My Lords, I congratulate the noble Earl, Lord Selborne, on commencing the debate. He has a very distinguished career and his knowledge of research into agriculture and food is immense.
In the space of four minutes it is very difficult to put over what a massive area this is. When the chips were down in the past and Britain was up against it in the First and Second World Wars, scientists, engineers and farmers responded magnificently to feed the people of these islands. They raised the self-sufficiency of home-grown food production from 40 per cent to 60 per cent and then, post-Second World War, to 75 per cent. That fantastic achievement was gained through co-operation and enlightened government policies with vision and commitment. Breakthroughs in plant and animal breeding enabled, through fundamental scientific research and technology transfer, very substantial increases in crop yields and animal production. The fundamental resources of land, labour and capital were put to work to feed the people of these islands. Now food self-sufficiency rates are back down to 60 per cent, and falling, in a world where the population will increase from 6 billion to 9 billion in the next 50 years. In fact, this reduction means that Britain now spends £23 billion making up the difference in the balance of payments. That must be a figure that the Treasury can get its head round and cause it to provide Defra with more funding.
I am proud to have been part of the previous food production revolution, working on the land on farms in the 1950s and 1960s, with the fruits of research with ICI agriculture division and later in agricultural management education. What has shocked me in the past 20 years is the downgrading of the importance of farming to the nation. This has been accompanied by the asset stripping of fundamental objective agriculture research. Many research stations have been closed or sold off to multinationals and former MAFF and ADAS farms have been shut down. Plant breeding institutes have been sold and agriculture colleges and farm institutes have been closed. All were crucial for technology transfer and for producing a new generation of agronomists and farmers. In many parts of the UK the average age of farmers is now 60. One only has to mention the names of the National Institute for Research in Dairying, the Plant Breeding Institute at Cambridge, Wye College, Seale-Hayne College and the closure of seven veterinary investigation centres and many experimental husbandry farms, to name but some, to see what damage has been done.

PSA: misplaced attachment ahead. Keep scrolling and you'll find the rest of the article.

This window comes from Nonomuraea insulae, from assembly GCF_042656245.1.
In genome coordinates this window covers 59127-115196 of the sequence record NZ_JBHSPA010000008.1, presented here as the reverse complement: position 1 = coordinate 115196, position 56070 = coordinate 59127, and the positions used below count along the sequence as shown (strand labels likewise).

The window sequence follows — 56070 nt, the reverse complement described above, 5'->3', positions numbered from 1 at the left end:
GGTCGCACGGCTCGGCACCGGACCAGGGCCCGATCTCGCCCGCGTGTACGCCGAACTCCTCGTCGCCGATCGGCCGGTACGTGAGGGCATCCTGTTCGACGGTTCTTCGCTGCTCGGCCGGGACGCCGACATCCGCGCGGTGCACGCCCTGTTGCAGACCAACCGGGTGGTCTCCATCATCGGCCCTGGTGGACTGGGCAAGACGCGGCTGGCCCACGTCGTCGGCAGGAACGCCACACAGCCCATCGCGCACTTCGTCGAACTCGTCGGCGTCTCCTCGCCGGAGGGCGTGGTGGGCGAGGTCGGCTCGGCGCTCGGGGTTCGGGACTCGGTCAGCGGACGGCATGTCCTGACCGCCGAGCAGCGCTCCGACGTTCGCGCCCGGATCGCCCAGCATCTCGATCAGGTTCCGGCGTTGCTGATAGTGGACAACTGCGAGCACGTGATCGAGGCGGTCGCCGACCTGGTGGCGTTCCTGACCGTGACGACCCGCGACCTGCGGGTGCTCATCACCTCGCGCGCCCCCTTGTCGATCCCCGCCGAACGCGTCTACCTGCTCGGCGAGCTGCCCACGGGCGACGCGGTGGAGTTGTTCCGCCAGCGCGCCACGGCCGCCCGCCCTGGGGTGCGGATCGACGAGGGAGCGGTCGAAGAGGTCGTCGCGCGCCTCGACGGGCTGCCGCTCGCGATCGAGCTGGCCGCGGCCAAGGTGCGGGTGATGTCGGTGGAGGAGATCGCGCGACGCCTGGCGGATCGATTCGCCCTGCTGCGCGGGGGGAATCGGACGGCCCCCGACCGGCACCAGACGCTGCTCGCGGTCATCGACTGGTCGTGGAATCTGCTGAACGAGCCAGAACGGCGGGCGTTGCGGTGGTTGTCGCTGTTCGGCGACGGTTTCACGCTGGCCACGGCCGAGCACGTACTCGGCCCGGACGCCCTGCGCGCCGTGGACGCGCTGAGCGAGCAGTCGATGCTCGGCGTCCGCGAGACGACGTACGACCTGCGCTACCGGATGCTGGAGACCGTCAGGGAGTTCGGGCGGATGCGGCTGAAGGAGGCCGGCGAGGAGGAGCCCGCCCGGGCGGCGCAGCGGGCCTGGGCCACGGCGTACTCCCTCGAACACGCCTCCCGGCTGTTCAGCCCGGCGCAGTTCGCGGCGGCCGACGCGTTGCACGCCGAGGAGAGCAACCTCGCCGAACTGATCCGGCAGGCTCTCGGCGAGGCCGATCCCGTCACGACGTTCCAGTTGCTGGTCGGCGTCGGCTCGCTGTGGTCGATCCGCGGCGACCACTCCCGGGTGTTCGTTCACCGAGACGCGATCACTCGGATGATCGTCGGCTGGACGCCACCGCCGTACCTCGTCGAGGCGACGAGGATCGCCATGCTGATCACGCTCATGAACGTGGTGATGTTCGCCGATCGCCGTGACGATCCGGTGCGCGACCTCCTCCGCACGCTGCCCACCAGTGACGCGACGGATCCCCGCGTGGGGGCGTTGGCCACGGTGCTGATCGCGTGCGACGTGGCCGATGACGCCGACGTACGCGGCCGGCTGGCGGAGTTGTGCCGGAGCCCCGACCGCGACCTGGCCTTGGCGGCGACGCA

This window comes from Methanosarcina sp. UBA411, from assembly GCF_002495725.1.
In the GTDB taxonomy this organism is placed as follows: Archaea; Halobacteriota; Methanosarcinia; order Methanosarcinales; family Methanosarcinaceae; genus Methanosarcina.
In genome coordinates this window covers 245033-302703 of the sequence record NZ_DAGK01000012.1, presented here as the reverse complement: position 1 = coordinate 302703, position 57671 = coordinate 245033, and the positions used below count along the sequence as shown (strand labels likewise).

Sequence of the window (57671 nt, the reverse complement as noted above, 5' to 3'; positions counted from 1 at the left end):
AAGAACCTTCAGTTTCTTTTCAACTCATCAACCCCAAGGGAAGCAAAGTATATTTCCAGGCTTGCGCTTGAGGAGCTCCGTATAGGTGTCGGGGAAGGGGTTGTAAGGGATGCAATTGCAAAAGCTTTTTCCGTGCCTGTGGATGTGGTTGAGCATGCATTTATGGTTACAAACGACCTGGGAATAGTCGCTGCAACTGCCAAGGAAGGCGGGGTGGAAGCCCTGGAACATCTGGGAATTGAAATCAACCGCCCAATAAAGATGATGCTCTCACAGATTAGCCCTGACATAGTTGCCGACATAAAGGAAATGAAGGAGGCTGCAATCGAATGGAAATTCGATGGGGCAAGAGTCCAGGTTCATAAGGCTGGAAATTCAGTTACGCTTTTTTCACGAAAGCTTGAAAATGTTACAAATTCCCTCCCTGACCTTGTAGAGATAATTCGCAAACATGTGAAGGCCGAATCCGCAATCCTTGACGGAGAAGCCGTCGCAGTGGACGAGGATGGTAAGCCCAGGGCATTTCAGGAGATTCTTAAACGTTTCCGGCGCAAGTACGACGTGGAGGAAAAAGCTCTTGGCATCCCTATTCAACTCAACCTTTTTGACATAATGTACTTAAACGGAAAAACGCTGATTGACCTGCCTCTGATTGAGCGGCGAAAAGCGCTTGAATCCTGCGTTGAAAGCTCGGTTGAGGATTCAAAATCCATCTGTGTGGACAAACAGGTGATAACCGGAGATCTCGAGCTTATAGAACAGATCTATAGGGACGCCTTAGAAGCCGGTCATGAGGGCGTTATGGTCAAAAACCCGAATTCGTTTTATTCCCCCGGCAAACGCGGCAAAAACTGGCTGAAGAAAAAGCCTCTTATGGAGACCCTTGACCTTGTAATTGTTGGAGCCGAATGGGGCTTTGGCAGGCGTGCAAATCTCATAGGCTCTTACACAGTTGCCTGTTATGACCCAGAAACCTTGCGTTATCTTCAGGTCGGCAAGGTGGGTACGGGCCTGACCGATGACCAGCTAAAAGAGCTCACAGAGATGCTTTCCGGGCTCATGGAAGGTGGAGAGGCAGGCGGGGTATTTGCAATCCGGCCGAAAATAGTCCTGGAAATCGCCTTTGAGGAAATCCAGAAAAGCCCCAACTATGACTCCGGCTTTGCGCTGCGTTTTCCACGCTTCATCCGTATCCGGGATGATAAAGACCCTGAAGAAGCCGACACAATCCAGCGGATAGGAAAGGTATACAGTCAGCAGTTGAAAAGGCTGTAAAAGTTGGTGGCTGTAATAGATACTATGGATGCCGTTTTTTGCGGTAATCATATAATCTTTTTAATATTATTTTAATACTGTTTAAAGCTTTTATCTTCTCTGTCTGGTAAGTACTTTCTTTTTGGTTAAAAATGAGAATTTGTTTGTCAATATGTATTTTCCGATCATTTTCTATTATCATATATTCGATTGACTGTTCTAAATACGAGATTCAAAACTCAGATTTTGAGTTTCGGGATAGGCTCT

In the days of the EU grain mountains and surplus milk production, one could understand, but not forgive, the short-sightedness of ignoring the prospect of inadequate food security. Why did it happen? It was mainly due to drastic cuts in MAFF, and then Defra, funding. What must happen now is a massive reform of funding priorities where scientific research and development is restored to its rightful importance. The future challenges that will have an impact on farming and food production are legion—for example, climate change, flooding and drought, exotic diseases such as bluetongue and bird flu, problems with pesticides, animal feed utilisation with, for example, high-sugar grasses, the whole subject of GM, ensuring food security and increasing home-grown food production. Incidentally, the issue of GM will not be resolved until it is out of the clutches of the Monsanto corporations of this world. Scientific research in this field must be independent and objective and not driven by corporate greed. All these issues require substantial increases in Defra funding.
Risk assessments and new technology must be watertight. Public, plant and animal health are incredibly important to the nation. The news of the creation of the Food and Environment Research Agency from within Defra and its science agencies is to be welcomed. The 45 per cent drop in real terms in Defra funding must be reversed. The fact that only £20 million is now devoted to farming and food R&D is unsustainable. Where is the vision among government policy-makers? An example is the current paucity of bee research funding, for example at Rothamsted, at a time when our bee colonies are dying off. Surely everyone can realise that pollination is absolutely crucial to food production.
Finally, knowledge transfer must be resurgent and productivity must be increased. Defra must ensure a critical mass of scientists producing quality, independent innovation to ensure the survival of this country and its people.